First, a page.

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Journal of Experimental Biology partnership with Dryad

Eric Tytell

When people walk, they unconsciously choose a step length and frequency that minimizes the energy required – on average. But every step is actually a bit different. Sometimes the ground is uneven; sometimes the upper body posture is different; and besides, no one can swing their legs exactly the same way every time.

So how do people manage the variability in their steps? The variability isn't purely random, because it is correlated over time: one quick step is more likely to be followed by another quick step than by a slow step. These correlations could be important, because they tend to be highest in healthy people and lower in the elderly and in people with Huntington's disease.

To probe the neural control of cycle-bycycle changes in walking, Jonathan Dingwell at the University of Texas, Austin, and his colleagues Joby John and Joseph Cusumano at Penn State University, looked at healthy humans walking on a treadmill at a variety of different speeds. The subjects had a clear – if artificial – goal: don't drift off the ends of the treadmill. The authors hypothesized that the subjects used a simple strategy to achieve the goal – match the treadmill speed at each step.

The researchers looked at fluctuations in stride length, stride duration and instantaneous walking speed. Variations in length and duration tended to persist – one short or slow step was more likely to be followed by another short or slow one – a sign that the subjects' nervous systems weren't controlling stride length or duration very tightly. Walking speed had the opposite property, technically termed ‘anti-persistence’ – high speed steps tended to follow low speed steps and vice versa – which the researchers interpreted as a sign of tight neural control.

Dingwell and colleagues propose that the subjects were optimizing performance on what they called a ‘goal equivalent manifold’ or GEM. On the GEM are all the ways the subjects could walk so that their speed matched that of the treadmill. Variation along the GEM doesn't affect the strategy of matching the treadmill's speed. For example, short quick steps and long slow steps may match the speed equally well. But variation perpendicular to the GEM – short slow steps, for instance – leads rapidly to failure, like falling off the end of the treadmill. The nervous system aims to eliminate that sort of variation. Indeed, when they looked at variation perpendicular to the GEM, they saw statistically significant anti-persistence. In other words, the subjects were correcting themselves to stay on the GEM.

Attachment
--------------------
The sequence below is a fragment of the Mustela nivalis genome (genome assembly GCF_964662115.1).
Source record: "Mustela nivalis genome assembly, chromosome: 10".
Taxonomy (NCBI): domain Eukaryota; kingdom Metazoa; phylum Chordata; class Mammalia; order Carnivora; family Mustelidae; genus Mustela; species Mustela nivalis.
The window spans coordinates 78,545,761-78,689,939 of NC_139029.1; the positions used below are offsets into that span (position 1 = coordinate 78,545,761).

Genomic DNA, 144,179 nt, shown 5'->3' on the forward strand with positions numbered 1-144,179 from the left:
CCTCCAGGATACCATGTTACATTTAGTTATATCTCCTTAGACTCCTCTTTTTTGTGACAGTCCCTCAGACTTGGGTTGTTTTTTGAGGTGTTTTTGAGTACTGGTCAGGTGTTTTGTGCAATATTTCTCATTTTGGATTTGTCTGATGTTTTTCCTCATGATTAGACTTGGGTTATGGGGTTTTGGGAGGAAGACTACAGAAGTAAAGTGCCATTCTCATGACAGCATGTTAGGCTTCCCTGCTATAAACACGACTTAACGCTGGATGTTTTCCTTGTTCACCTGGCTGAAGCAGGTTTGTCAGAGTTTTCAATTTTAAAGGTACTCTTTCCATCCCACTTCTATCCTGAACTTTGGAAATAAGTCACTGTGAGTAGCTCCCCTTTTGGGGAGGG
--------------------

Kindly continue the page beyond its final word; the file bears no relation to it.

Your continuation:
The strategy seems obvious but, in fact, there are ways to stay on a treadmill that don't require any information about the GEM. For example, the subjects could have simply tried to minimize variation in step length and duration independently of one another. But, in that case, the researchers wouldn't have seen any anti-persistence in speed and, indeed, statistical tests indicate that the subjects were not using that strategy.

But what about energy minimization? Short quick steps and long slow steps are energetically costly, even if they do meet the goal of staying on the treadmill. The researchers saw few of these extreme steps. So it appears that the subjects were striking a balance between low energy costs and the strategy of matching the treadmill speed.

The researchers conclude that the nervous system controls tasks in a smart way. It doesn't try to reduce variation that doesn't affect the goal – in this case, staying on the treadmill and simultaneously keeping energy costs low.